Established in 1956, the Mint Museum Auxiliary is an affiliate group of the Mint that supports the Museum’s acquisitions and education programming. The Auxiliary has added hundreds of works to the Mint’s collections since its inception. Most recently, the Auxiliary purchased a striking version of Augusta Savage’s important sculpture Gamin.

Visitors can view Gamin in the Museum’s American art galleries before casting their votes in the ballot boxes by the two paintings under consideration.
For more information, visit www.mintmuseum.org.

What:      “Vote for Art” Contest sponsored by the Mint Museum Auxiliary
Where:    Mint Museum of Art ~ 2730 Randolph Road
When:     November 8-30, 2008 during regular museum hours.
Why:       Voters will select the Mint’s next acquisition of American art.
How:       Ballots can be picked up at the Museum’s reception desk.

Scene in America Explores Black Male Identity through Contemporary Art

The groundbreaking exhibition Scene in America: A Contemporary Look at the Black Male Image explores how artists address race and identity when using images of Black males in their work.

On view at the Mint Museum of Art from April 19 to November 2, 2008, the exhibition features works from the collections of The Mint Museum, the Van Every/Smith Gallery of Davidson College, and private collectors and artists.

“Scene in America undoubtedly marks an important cultural event for Charlotte and the region,” said Dr. Jae Emerling, Assistant Professor of Art at the University of North Carolina at Charlotte.  “By addressing the ways in which Black males have been represented in contemporary art, the exhibition offers viewers the opportunity to contemplate a series of complex issues ranging from the continued effects of racial stereotypes to the importance of extended families in the African American experience.”

The exhibition investigates shifts in power—from usurpation to attainment—found in contemporary portrayals of black masculinity. The South’s painful past of persecution and stereotyping is a recurring topic explored by the exhibition’s artists. Conversely, images of activism, family and community, and a positive and resilient identity hint at overcoming the societal obstacles left by the legacy of slavery.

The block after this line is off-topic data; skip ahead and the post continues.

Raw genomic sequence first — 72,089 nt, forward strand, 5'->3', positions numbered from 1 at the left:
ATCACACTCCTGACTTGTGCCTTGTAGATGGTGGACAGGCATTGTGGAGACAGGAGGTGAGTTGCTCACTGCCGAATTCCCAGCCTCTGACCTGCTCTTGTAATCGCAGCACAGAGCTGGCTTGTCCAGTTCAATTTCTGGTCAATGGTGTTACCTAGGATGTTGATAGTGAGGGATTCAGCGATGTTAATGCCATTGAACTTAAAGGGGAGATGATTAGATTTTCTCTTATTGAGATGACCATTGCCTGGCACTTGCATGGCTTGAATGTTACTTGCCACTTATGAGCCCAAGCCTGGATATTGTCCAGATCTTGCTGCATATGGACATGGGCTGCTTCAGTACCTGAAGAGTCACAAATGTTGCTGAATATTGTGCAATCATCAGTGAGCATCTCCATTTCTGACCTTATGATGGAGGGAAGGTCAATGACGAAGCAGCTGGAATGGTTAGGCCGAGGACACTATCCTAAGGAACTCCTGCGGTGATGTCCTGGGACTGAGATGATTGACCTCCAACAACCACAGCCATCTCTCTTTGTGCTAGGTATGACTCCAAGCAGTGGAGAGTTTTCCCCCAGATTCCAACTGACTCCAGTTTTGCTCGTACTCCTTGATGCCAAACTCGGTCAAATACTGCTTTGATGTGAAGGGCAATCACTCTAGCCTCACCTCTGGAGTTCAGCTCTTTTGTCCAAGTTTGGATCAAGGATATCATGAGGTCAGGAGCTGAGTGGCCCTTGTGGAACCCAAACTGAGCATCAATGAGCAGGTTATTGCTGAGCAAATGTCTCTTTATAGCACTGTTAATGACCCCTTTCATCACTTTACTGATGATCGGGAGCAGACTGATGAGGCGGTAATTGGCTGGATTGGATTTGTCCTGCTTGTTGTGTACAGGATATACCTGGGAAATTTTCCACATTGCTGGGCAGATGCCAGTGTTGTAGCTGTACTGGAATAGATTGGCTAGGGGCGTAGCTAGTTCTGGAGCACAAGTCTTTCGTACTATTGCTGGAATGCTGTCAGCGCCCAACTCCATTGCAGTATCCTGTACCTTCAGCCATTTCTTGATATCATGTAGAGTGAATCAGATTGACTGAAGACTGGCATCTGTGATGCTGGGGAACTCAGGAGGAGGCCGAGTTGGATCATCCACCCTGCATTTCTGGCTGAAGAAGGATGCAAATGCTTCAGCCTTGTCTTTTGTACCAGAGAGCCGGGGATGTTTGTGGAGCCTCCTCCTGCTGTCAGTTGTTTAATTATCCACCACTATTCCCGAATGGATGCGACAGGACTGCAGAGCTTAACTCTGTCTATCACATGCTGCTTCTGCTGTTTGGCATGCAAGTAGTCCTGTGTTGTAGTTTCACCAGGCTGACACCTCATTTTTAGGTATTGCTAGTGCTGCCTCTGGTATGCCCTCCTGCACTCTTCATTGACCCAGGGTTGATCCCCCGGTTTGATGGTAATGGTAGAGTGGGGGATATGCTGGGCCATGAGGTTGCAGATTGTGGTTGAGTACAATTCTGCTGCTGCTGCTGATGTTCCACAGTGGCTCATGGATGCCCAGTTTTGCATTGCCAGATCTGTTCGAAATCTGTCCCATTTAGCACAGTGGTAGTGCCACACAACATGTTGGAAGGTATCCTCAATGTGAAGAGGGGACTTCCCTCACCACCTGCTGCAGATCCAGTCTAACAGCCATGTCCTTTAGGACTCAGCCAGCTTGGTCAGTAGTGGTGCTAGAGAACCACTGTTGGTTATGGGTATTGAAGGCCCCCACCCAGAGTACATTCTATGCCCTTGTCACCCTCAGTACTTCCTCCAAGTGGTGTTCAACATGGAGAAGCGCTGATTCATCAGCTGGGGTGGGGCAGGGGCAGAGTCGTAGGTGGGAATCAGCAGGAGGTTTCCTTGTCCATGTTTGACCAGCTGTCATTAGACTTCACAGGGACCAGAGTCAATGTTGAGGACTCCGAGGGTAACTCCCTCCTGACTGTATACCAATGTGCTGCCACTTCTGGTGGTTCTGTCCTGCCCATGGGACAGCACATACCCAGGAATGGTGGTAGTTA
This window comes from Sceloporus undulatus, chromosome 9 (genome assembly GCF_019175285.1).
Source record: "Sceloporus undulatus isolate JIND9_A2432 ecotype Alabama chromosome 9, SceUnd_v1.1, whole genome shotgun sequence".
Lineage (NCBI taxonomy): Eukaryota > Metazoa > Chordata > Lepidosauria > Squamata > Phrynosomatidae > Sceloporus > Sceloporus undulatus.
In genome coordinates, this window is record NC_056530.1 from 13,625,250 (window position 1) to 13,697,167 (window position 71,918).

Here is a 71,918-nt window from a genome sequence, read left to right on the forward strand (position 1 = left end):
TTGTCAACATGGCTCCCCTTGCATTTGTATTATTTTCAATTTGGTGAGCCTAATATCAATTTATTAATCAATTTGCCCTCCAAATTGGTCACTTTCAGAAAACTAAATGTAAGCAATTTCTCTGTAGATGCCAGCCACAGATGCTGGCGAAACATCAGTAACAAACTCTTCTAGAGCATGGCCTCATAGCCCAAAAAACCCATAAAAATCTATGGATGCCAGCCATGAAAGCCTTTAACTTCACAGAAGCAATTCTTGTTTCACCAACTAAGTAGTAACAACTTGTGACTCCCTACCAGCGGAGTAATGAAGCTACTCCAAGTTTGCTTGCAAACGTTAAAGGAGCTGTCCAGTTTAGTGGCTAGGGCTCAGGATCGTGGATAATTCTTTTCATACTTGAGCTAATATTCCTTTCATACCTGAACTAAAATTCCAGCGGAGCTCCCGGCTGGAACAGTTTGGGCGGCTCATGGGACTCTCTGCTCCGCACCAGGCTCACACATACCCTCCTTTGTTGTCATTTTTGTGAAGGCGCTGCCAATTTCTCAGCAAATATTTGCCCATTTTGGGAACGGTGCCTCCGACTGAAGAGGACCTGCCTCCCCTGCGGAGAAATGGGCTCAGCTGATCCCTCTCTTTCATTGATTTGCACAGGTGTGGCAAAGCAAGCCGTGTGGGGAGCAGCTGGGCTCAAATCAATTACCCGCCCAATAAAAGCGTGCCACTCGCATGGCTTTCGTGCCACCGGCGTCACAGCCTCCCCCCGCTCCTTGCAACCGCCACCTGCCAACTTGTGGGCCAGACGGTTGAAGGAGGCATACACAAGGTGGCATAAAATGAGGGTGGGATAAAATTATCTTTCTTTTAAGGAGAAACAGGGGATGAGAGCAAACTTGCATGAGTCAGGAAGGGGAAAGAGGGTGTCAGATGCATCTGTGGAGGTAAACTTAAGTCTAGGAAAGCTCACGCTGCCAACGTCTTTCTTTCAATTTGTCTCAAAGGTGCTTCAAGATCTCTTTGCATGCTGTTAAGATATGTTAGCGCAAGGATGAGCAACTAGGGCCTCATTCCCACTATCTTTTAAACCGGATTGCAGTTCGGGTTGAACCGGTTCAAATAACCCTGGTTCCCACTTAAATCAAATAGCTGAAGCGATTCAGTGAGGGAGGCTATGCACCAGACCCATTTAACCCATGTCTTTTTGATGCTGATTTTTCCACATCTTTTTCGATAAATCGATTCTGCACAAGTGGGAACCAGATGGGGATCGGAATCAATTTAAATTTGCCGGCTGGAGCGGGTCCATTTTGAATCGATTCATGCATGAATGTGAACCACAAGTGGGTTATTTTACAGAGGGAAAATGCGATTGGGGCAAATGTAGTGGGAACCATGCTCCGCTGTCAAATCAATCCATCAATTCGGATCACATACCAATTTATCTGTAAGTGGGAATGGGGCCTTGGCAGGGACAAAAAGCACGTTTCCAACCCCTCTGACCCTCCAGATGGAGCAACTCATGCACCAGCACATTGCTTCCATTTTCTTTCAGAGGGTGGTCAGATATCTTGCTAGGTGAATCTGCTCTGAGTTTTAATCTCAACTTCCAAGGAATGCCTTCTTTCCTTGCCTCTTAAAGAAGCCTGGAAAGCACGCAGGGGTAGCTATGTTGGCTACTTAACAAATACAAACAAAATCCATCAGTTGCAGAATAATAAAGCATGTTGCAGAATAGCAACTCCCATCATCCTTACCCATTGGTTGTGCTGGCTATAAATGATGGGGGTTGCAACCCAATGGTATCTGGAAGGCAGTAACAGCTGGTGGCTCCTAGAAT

Elizabeth Catlett invokes these positive attributes in her loving sculpture Family, while her lithograph To Marry portrays a couple sharing a kiss over the contradictory image of a lynched man, suggesting that the memory of past brutalities is present even in moments of intimacy. Similarly, Benjamin “Old Folks” Davis’ woodwork, Black Men Pledge Unity, shows that activism in great numbers can overcome many barriers.

Other works in the exhibit provide positive alternatives to past stereotypes. Chuck Close’s Lyle, a portrait of contemporary artist Lyle Ashton Harris, is created from many colors and forms, perhaps suggesting the complexity and beauty of Harris’s identity. Tommie Robinson incorporates an image of Charlotte’s Public Library into the background of his portrait titled Product, suggesting that one can achieve a positive self-identity through education, achievement and embracing an African heritage.

Many contemporary artists have found the history and persistence of racial stereotypes to be a compelling source of subject matter for their work. Robert Mapplethorpe’s Untitled #1, portrays model Ken Moody as physically beautiful: an object of desire striking a classical pose. Mapplethorpe acknowledges the stereotype of the black male as a physically powerful being, and seems to celebrate this quality rather than casting him as a figure to be feared.  Photographer Larry Fink’s Black Hand, Checkered Rump depicts a black man with a white female companion at a high society function, and asks viewers to consider his or her own views on mixed-race relationships and the cultural bias that often accompanies them.

Other prominent artists featured in Scene in America include Hale Woodruff, Romare Bearden, Camille Billops, Samella Lewis, John Hairston, Jr., Antoine “RAW” Williams, Juan Logan, Willie Little and John Biggers.

“This is not simply a show about race; rather, it is a promising example of how art instigates discussions, raises questions, and forms communities of viewers,” said Emerling. “With this exhibition, The Mint Museum has taken another important step in promoting not only contemporary art, but cultural diversity as well.”

The exhibition was curated by Kimberly Thomas under the direction of Carla Hanzal, curator of Contemporary Art. Curatorial and library staff have created a blog linked to the Museum’s Web site to encourage dialogue about this exhibition and the important themes it investigates.